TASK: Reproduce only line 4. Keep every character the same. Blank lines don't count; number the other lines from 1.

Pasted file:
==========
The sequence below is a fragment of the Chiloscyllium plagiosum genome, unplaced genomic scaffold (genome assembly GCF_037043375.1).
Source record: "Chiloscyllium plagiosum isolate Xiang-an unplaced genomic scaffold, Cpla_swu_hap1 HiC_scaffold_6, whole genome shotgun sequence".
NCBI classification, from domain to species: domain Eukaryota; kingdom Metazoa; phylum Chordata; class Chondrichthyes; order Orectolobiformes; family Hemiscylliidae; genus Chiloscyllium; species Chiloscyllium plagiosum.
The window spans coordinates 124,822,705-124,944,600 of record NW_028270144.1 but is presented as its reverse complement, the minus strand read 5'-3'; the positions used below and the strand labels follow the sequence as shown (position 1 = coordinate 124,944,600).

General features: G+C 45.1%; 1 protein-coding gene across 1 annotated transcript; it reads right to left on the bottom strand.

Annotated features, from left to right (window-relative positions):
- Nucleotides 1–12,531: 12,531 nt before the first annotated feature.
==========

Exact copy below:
The window spans coordinates 124,822,705-124,944,600 of record NW_028270144.1 but is presented as its reverse complement, the minus strand read 5'-3'; the positions used below and the strand labels follow the sequence as shown (position 1 = coordinate 124,944,600).